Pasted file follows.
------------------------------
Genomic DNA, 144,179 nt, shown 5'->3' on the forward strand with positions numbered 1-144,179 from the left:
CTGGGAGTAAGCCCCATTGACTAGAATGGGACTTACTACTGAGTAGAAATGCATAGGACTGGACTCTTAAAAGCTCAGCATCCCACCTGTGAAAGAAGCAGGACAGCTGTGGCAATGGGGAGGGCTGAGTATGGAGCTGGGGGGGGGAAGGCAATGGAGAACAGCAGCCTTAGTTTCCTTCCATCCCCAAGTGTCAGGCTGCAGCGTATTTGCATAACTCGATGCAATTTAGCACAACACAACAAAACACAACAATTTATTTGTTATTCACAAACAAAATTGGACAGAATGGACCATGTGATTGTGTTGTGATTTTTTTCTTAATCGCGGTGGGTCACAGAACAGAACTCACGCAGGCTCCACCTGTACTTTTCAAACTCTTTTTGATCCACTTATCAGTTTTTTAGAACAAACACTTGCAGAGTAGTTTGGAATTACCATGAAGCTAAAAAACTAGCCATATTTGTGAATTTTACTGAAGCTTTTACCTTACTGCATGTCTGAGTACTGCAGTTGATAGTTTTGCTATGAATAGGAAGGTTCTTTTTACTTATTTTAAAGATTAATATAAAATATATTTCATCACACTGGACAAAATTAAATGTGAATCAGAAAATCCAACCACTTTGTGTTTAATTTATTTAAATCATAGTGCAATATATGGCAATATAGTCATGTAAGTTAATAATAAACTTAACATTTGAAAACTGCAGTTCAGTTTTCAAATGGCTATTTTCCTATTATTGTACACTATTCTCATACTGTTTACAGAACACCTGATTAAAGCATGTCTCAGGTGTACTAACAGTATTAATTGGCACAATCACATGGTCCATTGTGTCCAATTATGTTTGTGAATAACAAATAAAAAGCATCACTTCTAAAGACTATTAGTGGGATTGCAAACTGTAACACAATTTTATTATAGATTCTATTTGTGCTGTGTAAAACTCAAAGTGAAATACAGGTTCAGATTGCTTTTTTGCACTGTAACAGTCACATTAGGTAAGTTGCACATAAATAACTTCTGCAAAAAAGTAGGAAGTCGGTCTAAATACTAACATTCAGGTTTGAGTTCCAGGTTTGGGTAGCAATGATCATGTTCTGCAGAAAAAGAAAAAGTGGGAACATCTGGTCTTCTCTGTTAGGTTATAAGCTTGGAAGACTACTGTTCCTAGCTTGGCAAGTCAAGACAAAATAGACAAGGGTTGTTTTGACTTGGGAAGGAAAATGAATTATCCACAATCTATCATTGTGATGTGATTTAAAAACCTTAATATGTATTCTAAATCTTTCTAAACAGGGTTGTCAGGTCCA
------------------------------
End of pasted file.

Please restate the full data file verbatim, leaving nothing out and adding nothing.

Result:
Genomic DNA, 144,179 nt, shown 5'->3' on the forward strand with positions numbered 1-144,179 from the left:
CTGGGAGTAAGCCCCATTGACTAGAATGGGACTTACTACTGAGTAGAAATGCATAGGACTGGACTCTTAAAAGCTCAGCATCCCACCTGTGAAAGAAGCAGGACAGCTGTGGCAATGGGGAGGGCTGAGTATGGAGCTGGGGGGGGGAAGGCAATGGAGAACAGCAGCCTTAGTTTCCTTCCATCCCCAAGTGTCAGGCTGCAGCGTATTTGCATAACTCGATGCAATTTAGCACAACACAACAAAACACAACAATTTATTTGTTATTCACAAACAAAATTGGACAGAATGGACCATGTGATTGTGTTGTGATTTTTTTCTTAATCGCGGTGGGTCACAGAACAGAACTCACGCAGGCTCCACCTGTACTTTTCAAACTCTTTTTGATCCACTTATCAGTTTTTTAGAACAAACACTTGCAGAGTAGTTTGGAATTACCATGAAGCTAAAAAACTAGCCATATTTGTGAATTTTACTGAAGCTTTTACCTTACTGCATGTCTGAGTACTGCAGTTGATAGTTTTGCTATGAATAGGAAGGTTCTTTTTACTTATTTTAAAGATTAATATAAAATATATTTCATCACACTGGACAAAATTAAATGTGAATCAGAAAATCCAACCACTTTGTGTTTAATTTATTTAAATCATAGTGCAATATATGGCAATATAGTCATGTAAGTTAATAATAAACTTAACATTTGAAAACTGCAGTTCAGTTTTCAAATGGCTATTTTCCTATTATTGTACACTATTCTCATACTGTTTACAGAACACCTGATTAAAGCATGTCTCAGGTGTACTAACAGTATTAATTGGCACAATCACATGGTCCATTGTGTCCAATTATGTTTGTGAATAACAAATAAAAAGCATCACTTCTAAAGACTATTAGTGGGATTGCAAACTGTAACACAATTTTATTATAGATTCTATTTGTGCTGTGTAAAACTCAAAGTGAAATACAGGTTCAGATTGCTTTTTTGCACTGTAACAGTCACATTAGGTAAGTTGCACATAAATAACTTCTGCAAAAAAGTAGGAAGTCGGTCTAAATACTAACATTCAGGTTTGAGTTCCAGGTTTGGGTAGCAATGATCATGTTCTGCAGAAAAAGAAAAAGTGGGAACATCTGGTCTTCTCTGTTAGGTTATAAGCTTGGAAGACTACTGTTCCTAGCTTGGCAAGTCAAGACAAAATAGACAAGGGTTGTTTTGACTTGGGAAGGAAAATGAATTATCCACAATCTATCATTGTGATGTGATTTAAAAACCTTAATATGTATTCTAAATCTTTCTAAACAGGGTTGTCAGGTCCA